By ABIGAIL SLAUGHTER
Campus Walk is too dark.
Even freshman me, who at that time refused to believe that my new school had any shortcomings whatsoever, began to notice on my regular walks to my night class the extremely dim and sometimes ominous lighting along sections of Campus Walk. As fewer students are on campus due to the pandemic, the lighting problem on campus has become even more apparent.
The orange glow from our decades-old lamps have complimented the historic backdrop of our school for many years. However, they are not practical, as they fail to effectively illuminate parts of our campus at night, and a darker campus makes students more vulnerable.
Kevin Cooper, senior communication and digital studies and Spanish double major, has concerns about campus lighting.
“There are just some spots of campus that are completely dark,” said Cooper. Cooper learned that people can sneak up on others on parts of Campus Walk, as he has had friends tell him they did not see him approaching.
In addition to heavily wooded spots beside parts of our brick pathways blocking light, the dark construction fencing lining Seacobeck Hall that blocks light by Virginia Hall creates even more blind spots along Campus Walk. If these well-travelled sections of campus were better lit, students would be safer.
LED lighting would help make campus brighter. According to an article in Private University Products and News Magazine that outlines the benefits of LED lighting on college campuses, these lights reduce shadows and leave fewer dark areas. Although the historic feel of campus created by the orange glow of our current bulbs may be diminished by different lighting, we would still have our academic buildings and residence halls to maintain our campus aesthetic.
Carolyn Fugit, a junior studio art major, feels campus is safe but thinks certain areas of campus could be brighter.
“We definitely need more lighting near Melchers and the Ridderhof Martin Gallery,” said Fugit.
Having fewer students out on Campus Walk means fewer people are around to hold each other accountable to ensure the safety of their fellow students, and this problem is exacerbated by insufficient lighting. Women on campus are still holding their keys between their fingers, walking across a dark campus, now with fewer people around to intervene or report a crime as it happens.
Chief of Police Michael Hall said low numbers on campus presents a huge challenge for campus police.
“That takes away our eyes and ears of the community, whereas when our full community is robust and on campus, our students do a phenomenal job of calling stuff out—they see things,” said Hall.
Campus police have a bigger reach across campus, or what Hall called a bigger “footprint,” when more people are on campus since students consistently report crime. This community policing that UMW students take part in helps to deter crime.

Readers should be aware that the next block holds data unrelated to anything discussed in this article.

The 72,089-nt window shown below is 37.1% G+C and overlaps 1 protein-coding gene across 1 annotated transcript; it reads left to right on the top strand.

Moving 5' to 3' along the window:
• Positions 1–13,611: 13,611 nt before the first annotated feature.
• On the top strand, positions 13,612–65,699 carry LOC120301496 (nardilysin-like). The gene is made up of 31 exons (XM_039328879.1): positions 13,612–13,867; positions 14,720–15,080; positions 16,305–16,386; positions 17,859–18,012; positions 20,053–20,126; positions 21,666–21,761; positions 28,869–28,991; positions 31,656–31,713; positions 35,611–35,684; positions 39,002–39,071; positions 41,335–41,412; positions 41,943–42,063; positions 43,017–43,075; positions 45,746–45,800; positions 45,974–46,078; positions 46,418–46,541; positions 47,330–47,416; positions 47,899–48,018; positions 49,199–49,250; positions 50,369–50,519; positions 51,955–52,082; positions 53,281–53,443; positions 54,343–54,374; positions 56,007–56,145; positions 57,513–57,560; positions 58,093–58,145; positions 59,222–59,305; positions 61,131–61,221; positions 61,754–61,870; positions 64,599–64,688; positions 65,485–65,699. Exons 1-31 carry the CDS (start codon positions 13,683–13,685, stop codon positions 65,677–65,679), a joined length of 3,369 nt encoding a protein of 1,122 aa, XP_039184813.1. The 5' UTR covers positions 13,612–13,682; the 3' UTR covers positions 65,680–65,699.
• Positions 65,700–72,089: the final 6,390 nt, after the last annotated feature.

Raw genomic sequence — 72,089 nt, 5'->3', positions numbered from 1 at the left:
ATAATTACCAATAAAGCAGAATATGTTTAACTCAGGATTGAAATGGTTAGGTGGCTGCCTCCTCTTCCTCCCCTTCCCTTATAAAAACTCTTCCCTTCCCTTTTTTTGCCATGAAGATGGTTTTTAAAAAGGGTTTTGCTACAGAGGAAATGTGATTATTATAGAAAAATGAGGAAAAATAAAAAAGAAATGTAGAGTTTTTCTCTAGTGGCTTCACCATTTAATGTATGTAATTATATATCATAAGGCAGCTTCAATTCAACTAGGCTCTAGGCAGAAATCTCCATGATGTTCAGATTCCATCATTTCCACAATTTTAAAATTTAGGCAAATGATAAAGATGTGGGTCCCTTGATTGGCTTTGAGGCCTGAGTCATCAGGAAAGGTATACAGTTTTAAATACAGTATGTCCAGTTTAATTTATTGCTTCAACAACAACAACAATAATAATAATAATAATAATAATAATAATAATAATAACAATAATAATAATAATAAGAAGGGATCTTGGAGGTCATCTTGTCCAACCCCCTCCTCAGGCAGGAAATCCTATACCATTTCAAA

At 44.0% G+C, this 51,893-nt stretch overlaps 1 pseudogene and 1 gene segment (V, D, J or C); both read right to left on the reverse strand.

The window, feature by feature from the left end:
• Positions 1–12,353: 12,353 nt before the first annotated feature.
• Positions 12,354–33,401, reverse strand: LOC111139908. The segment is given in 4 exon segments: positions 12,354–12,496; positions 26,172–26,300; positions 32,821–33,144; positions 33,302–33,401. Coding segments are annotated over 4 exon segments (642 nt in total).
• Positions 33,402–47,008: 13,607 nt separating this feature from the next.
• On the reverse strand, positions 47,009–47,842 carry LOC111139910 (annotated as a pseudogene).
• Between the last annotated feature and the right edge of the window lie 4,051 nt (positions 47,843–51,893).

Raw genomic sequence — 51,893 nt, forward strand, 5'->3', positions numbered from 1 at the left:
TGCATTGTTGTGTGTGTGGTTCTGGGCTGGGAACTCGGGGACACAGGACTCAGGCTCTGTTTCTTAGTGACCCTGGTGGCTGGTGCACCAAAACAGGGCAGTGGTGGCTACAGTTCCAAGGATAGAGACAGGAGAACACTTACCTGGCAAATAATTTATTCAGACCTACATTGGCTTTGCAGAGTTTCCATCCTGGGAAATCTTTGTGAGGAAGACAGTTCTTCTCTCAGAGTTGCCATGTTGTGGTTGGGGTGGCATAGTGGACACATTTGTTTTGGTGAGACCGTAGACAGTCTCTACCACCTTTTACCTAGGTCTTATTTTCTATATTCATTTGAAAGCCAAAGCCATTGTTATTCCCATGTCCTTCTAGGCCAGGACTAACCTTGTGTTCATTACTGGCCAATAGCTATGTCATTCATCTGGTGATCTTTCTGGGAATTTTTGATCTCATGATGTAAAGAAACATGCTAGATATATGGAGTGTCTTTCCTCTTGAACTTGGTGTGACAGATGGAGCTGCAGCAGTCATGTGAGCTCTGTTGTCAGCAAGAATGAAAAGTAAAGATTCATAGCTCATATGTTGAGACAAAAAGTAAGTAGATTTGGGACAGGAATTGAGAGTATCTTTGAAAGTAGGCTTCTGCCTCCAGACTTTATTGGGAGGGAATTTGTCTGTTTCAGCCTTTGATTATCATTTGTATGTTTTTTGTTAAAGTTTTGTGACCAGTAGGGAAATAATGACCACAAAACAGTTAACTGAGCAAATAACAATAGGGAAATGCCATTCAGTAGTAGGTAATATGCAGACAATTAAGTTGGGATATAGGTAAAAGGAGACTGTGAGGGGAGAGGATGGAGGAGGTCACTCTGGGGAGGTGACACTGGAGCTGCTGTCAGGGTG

“It takes the community to keep crime at bay,” Hall said.
At the moment, Campus Walk is not as safe as it could be. UMW police have committed to patrolling campus and having minimum staff on duty at all times on top of providing emergency resources for students in danger, but in some ways their hands are tied. They cannot operate the safety escort service due to social distancing guidelines, and the department has faced budget cuts and limited staffing, making it more challenging for the police to protect the community to the best of their ability. As a result, sufficient lighting is more important than ever.
According to a report on factors that influence campus safety, college students are more concerned about their safety outside of university buildings, especially in surrounding areas with insufficient lighting, than their safety inside university buildings. LED lighting would help to counteract our strained police force and make students feel safer.
Facilities Maintenance Services is just as concerned with safety as UMW Police.
“Knowing the importance of outdoor lighting, Facilities makes a concerted effort to respond to outdoor lighting issues within 24-48 hours,” said Facilities Maintenance Services director Nolan Akau.
Maintenance this semester has a tremendous amount of additional responsibility and fewer people than usual to get the work done. This department has been charged with maintaining buildings’ COVID-19 enhancements, from installing COVID signage, to setting up sneeze guards, to keeping over 500 hand sanitizer machines full. As a result, tending to a lighting work order on Campus Walk may not come high up on the priority list to a department charged with so many other tasks. Maintenance carrying this heavy burden of responsibility worries me because lighting, although essential, may not be tended to as quickly.
LED lighting is the solution. LED bulbs’ extreme durability lowers maintenance costs and staff productivity, which would allow Facilities to spend more time focusing on other tasks.